Fungi in history

Fungi have existed on earth for millions of years – long before humans even got here. Dive into the fascinating story of fungi and how we have used them for brewing beer, making medicine, poisoning each other and making tasty food.


1.5 billion
years B.C.

Fungi begin to separate themselves from animals

Through evolution, all plants, animals, bacteria and fungi diversified from their common ancestors and developed into very specialized species. Around 1.5 billion years ago, fungi began to evolve away from animals and plants. However, the precise sequence of events and timeline are still a subject of debate as we constantly learn new facts about these prehistoric organisms from the likes of DNA and fossils from deep under the sea.

10,000 years B.C.

Humans start to brew alcohol using yeast, a type of fungi

Alcohol has always been an extraordinarily important part of civilization. Finds indicate that civilizations learned to brew alcohol before they invented the wheel — they had their priorities in the right order! Without actually knowing it, they were fermenting grain with the yeast Saccharomyces cerevisiae. But, it would be a long time before humans discovered how alcohol was actually formed. As well as causing inebriation, alcohol also has useful antimicrobial properties. This is of major significance if, for example, clean drinking water is in short supply. Some believe that the reason humans began cultivating grain was purely for brewing alcohol, and not to eat it!

6,000 years B.C.

Fungi in religious rituals

Over time, many cultures have used hallucinogenic fungi in religious rituals in order to make contact with the gods. The Aztecs called these fungi “the flesh of the gods.” The fungi cause those who eat them to hallucinate and have supernatural visions. Cave paintings and statues give depictions of fungi used in such rituals.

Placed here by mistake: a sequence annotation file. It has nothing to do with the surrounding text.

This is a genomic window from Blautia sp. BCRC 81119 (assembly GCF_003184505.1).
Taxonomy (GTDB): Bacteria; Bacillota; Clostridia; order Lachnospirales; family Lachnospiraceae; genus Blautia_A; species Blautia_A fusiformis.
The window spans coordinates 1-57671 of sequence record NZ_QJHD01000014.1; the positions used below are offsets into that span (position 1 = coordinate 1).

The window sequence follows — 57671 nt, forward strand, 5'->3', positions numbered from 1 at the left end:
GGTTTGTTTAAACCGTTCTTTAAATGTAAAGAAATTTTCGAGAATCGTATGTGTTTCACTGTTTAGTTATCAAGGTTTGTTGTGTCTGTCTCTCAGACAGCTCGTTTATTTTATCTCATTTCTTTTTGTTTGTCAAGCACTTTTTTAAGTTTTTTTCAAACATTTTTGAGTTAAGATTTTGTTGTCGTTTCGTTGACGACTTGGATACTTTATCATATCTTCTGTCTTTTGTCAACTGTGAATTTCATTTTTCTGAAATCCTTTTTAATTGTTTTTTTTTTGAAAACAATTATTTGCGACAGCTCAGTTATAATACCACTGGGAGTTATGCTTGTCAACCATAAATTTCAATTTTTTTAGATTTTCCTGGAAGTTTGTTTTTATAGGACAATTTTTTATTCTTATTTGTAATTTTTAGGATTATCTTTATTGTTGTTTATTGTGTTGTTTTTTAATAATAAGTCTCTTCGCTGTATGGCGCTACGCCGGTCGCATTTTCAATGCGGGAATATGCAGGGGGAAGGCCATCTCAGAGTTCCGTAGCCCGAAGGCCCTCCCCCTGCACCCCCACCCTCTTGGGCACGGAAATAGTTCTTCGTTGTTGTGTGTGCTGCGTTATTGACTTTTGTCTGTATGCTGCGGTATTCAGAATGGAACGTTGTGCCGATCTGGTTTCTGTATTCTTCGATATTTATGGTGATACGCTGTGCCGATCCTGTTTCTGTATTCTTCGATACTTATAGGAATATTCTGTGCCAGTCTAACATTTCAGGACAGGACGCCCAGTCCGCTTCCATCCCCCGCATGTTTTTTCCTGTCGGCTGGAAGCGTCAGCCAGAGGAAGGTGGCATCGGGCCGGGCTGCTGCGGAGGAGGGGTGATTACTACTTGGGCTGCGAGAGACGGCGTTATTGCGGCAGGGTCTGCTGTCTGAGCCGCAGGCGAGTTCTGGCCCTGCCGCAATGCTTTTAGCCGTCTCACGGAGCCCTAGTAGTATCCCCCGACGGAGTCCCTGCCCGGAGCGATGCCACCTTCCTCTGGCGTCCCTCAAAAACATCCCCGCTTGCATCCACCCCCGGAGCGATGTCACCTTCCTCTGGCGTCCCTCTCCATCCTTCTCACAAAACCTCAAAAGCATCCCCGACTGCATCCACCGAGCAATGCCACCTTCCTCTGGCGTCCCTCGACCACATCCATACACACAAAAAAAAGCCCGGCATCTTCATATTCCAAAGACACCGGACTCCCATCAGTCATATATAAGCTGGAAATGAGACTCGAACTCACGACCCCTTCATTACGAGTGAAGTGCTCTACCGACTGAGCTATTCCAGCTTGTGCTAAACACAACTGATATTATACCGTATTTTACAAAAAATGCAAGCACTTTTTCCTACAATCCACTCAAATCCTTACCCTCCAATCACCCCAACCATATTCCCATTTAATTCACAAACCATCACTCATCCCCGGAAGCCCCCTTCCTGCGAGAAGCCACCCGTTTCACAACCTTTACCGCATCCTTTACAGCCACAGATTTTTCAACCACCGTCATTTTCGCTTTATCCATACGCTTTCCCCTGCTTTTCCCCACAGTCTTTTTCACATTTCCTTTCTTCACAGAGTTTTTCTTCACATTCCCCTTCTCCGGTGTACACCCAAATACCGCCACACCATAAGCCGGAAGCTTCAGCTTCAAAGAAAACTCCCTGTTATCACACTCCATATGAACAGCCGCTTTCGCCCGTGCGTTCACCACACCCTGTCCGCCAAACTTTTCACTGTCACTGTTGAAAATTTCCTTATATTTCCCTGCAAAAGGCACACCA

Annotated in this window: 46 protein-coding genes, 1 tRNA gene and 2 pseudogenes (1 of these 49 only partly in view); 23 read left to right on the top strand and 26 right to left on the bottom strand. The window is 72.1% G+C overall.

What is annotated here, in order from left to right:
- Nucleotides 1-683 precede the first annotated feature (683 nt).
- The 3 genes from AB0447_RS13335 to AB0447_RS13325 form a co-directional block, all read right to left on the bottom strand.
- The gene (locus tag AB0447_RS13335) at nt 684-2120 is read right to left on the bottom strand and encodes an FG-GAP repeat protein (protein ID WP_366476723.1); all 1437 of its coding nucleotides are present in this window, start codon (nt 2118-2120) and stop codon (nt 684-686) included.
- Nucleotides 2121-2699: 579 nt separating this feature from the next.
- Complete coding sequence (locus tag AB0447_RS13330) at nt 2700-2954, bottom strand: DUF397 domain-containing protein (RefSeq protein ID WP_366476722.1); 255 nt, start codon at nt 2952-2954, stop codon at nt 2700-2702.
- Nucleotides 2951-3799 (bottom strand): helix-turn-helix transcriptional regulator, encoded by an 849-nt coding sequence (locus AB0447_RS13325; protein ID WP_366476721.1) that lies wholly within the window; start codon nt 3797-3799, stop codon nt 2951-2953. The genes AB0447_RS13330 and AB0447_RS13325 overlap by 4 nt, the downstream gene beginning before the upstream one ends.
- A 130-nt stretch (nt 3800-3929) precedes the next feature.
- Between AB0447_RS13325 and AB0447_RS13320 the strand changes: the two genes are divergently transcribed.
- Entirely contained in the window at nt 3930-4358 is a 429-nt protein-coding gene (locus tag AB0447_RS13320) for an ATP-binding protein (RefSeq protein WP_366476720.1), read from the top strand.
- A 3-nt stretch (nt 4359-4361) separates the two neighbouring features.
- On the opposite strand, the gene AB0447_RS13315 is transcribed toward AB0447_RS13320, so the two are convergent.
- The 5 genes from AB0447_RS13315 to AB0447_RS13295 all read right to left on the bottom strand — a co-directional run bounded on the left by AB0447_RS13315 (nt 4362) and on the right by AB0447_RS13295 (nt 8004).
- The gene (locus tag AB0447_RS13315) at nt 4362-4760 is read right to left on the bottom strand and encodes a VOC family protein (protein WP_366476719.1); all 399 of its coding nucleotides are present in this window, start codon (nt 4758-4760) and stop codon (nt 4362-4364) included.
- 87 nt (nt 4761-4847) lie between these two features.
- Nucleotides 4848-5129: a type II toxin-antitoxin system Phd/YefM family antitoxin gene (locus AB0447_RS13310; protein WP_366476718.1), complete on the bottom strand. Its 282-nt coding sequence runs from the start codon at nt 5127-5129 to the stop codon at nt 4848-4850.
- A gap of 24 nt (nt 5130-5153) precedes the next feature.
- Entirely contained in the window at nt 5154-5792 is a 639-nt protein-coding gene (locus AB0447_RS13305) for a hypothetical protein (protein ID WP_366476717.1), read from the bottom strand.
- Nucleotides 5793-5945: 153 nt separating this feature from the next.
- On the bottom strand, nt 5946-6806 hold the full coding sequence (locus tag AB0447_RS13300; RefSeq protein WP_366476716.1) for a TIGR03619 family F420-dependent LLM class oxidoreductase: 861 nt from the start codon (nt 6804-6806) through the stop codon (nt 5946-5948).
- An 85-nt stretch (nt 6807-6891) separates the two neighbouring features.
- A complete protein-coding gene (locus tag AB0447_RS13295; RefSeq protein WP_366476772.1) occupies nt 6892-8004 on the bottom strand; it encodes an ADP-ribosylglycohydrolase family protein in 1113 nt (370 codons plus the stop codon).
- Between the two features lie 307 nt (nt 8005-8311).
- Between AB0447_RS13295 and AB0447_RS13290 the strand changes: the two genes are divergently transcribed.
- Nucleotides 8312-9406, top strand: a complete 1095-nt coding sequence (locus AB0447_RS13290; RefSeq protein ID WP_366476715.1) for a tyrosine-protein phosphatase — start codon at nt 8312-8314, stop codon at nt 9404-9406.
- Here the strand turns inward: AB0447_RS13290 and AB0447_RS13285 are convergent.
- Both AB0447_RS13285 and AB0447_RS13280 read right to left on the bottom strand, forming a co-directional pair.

3,000 years B.C.

The world’s largest organism “is born”

Between 2,000 and 8,500 years ago, a so-called honey fungus began to grow in Oregon. It now extends over an area as large as 1,350 football pitches and is therefore the world’s largest living organism — and perhaps also world’s oldest. This fungus has a destructive impact on trees that grow in its vicinity, but it also happens to be edible.

2,000 years B.C.

The ancient Egyptians uses yeast to make their bread rise

The ancient Egyptians discovered that if bread is left to rise it tastes better than the very compact flat bread. Certainly, in one instance, bread dough must have been left to stand in the warmth and had airborne baker’s yeast landed on it. This began to convert carbohydrates to carbon dioxide gas, which made the bread light and airy.

200 years B.C.

The Chinese begin to brew kombucha